The House Appropriations Committee completed action on all twelve FY 23 appropriations bills before leaving for the congressional 4th of July recess. While the bills will be open to amendment when considered on the floor, it is likely these will be the final House numbers for the agencies and programs that affect history, archives, humanities, and education.
Obviously, this is only the first step in a long convoluted process. To date, the Senate Appropriations Committee has not considered a single funding bill. In addition, with the November mid-term elections looming, it is likely Congress will pass a series of continuing resolutions (CRs) that temporarily fund the federal government after the start of fiscal year 2023 on October 1.
A detailed chart showing the House numbers in comparison to the Biden administration’s FY 23 request and FY 22 funding levels can be accessed by clicking this link.
Here are the highlights from the FY 23 House appropriations bills as passed by the Committee:
- The National Archives and Records Administration (NARA) will receive $427.5 million for operating expenses, an increase of $39.2 million from the $388.3 million the agency received in FY 22. $2 million is provided for implementation of the Civil Rights Cold Case Record Collections Act of 2018. The committee directed NARA to spend $30 million to enhance the agency’s digitization capabilities.
- The National Historical Publications and Records Commission (NHPRC) received a $2.5 million increase in grant funding up from $7 million to $9.5 million. However, Congress directed that $3 million be dedicated to a new grants program to preserve and digitize the records of the creation of Historically Black Colleges and Universities. The NHPRC also received $1.3 million in earmarked projects for a total of $10.8 million.
- The National Endowment for the Humanities (NEH) would receive $207 million, $27 million above the FY 22 level of $180 million. This continues a steady upward trend in the NEH’s budget over the past few fiscal years.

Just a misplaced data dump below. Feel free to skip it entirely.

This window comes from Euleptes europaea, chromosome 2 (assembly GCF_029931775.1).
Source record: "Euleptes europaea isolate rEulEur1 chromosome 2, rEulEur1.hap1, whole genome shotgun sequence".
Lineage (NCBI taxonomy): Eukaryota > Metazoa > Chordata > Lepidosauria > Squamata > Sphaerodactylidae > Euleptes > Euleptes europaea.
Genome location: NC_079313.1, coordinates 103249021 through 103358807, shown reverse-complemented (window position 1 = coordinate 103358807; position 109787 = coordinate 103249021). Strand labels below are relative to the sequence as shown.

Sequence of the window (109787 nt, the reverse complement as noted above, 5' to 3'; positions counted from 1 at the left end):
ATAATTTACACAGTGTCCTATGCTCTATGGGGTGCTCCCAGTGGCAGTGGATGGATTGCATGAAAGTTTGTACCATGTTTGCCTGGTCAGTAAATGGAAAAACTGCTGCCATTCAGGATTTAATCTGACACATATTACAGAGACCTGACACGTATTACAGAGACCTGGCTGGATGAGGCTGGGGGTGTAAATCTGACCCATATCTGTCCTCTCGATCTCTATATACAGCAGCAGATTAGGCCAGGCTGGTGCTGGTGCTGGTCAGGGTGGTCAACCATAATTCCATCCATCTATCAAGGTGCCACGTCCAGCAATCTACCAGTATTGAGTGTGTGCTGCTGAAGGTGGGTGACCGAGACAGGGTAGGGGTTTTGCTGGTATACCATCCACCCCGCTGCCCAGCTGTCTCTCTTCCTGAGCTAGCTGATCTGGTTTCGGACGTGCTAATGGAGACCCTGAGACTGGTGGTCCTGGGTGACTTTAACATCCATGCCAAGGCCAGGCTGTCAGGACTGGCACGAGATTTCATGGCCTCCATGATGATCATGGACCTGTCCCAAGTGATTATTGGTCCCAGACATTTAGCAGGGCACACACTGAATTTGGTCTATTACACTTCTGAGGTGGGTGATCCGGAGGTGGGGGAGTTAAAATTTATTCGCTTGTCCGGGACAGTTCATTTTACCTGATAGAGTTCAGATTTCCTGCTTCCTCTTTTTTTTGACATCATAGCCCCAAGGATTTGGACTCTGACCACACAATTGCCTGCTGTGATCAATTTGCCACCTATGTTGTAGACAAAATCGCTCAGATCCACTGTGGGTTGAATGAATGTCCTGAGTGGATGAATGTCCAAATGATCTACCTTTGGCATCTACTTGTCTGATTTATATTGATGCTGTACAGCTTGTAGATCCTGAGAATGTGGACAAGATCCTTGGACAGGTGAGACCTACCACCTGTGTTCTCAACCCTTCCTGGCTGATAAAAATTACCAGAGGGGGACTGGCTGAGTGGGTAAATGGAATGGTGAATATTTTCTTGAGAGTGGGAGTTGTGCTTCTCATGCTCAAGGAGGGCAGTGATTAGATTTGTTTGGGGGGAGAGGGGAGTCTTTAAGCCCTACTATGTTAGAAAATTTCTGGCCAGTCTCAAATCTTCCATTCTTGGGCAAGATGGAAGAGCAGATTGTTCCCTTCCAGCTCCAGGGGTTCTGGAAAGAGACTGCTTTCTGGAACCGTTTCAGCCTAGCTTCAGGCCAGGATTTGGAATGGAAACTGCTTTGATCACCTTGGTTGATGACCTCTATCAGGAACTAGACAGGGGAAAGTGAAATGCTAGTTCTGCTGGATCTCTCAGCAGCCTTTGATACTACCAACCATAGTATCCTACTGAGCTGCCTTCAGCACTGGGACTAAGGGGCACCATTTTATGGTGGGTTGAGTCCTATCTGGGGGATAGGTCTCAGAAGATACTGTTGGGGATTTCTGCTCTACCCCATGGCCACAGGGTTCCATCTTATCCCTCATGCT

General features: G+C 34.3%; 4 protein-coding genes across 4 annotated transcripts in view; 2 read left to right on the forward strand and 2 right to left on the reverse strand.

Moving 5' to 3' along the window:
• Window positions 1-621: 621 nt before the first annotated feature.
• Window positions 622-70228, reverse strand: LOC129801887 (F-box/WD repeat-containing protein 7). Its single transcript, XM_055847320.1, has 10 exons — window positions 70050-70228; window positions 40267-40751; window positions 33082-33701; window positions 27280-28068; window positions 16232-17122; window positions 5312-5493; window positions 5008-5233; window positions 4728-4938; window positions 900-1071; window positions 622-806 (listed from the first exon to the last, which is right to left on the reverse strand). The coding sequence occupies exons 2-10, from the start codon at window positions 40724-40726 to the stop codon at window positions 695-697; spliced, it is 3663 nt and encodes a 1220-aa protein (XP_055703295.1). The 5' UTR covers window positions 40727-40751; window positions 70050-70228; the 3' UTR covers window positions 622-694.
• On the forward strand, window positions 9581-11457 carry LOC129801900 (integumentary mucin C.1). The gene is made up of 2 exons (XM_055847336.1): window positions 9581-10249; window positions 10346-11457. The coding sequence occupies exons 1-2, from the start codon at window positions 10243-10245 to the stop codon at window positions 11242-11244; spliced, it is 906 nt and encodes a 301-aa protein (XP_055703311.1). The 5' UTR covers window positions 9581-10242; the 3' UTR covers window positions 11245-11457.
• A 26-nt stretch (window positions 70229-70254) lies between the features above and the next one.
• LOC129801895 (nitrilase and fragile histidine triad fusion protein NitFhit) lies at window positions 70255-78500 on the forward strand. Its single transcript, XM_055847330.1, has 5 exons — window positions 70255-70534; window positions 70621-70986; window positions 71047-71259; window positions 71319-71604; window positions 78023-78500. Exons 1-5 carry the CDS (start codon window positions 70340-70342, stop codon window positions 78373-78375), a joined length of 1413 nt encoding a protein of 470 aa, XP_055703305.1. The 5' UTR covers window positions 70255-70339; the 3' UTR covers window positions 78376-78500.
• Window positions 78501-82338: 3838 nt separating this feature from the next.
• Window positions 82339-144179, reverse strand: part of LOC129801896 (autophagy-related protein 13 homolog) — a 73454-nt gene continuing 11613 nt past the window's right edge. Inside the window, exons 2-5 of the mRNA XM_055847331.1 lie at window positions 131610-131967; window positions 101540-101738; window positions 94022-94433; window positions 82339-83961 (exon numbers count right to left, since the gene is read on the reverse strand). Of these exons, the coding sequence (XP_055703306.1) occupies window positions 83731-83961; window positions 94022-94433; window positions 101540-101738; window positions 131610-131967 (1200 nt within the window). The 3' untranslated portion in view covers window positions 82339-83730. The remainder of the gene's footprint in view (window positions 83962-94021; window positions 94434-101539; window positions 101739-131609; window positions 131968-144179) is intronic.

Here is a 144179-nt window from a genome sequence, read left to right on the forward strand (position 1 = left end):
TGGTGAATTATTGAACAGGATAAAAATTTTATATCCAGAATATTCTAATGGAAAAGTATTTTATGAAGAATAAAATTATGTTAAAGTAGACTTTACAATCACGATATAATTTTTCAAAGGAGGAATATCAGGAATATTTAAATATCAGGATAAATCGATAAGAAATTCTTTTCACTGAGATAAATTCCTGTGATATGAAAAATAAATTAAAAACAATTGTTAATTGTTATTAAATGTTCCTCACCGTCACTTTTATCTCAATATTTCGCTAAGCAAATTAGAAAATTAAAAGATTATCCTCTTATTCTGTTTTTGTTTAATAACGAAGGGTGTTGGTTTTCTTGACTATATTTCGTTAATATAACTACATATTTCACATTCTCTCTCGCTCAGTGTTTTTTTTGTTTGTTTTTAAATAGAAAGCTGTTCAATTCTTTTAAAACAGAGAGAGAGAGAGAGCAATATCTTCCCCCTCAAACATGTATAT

- The K-12 history and civics programs at the Department of Education saw its funding doubled over last year from $7.75 million up to a level of $15.5 million. The Presidential and Congressional Academies for American History and Civics were level funded at $3 million. However, funding for the American History and Civics grants program jumped from $4.75 million to $12.5 million.
- The Title VI/Fulbright-Hays International Education programs received a $7 million increase up to $88.6 million. Title VI-A&B (domestic programs) would increase by $5 million up to $76.8 million and Fulbright-Hays (overseas programs) would increase by $2 million up to $11.8 million.
- The Institute of Museum and Library Services (IMLS) received a $12 million funding boost up to $280 million. Museum programs would receive a $6.8 million increase up to $54.2 million. Library Programs would increase by $4.2 million, up to $201.6 million.
- The National Park Service’s FY 23 budget includes:
- $88 million for National Recreation and Preservation, an increase of $4 million above the FY 2022 enacted level.
- $171 million for the Historic Preservation Fund. This is $2 million less than FY 22. Within this amount, the bill includes:
- $82 million for State and Tribal Historic Preservation Offices,
- $38 million for Save America’s Treasures competitive and project grants (includes $11.5 million in congressionally directed “earmarks”),
- $28 million for competitive grants to preserve the sites and stories of underrepresented community civil rights,
- $10 million for grants to Historically Black Colleges and Universities,
- $10 million for Rural Historic Revitalization Grants,
- $3 million for a competitive grant program to honor the Semiquincentennial anniversary of the United States in 2026 by restoring and preserving sites and structures listed on the National Register of Historic Places that commemorate the founding of the nation.
- The Smithsonian Institution would be funded at $1.175 billion, a $113 million increase over FY 22.
- The Woodrow Wilson International Center for Scholars would receive $15 million, the same as last year.
- Library of Congress: The Library of Congress would receive $831.4 million in FY 23, $37.4 million more than this year.
- The United States Semiquincentennial Commission would receive $15 million, which is $7 million above the FY 22 level of $8 million.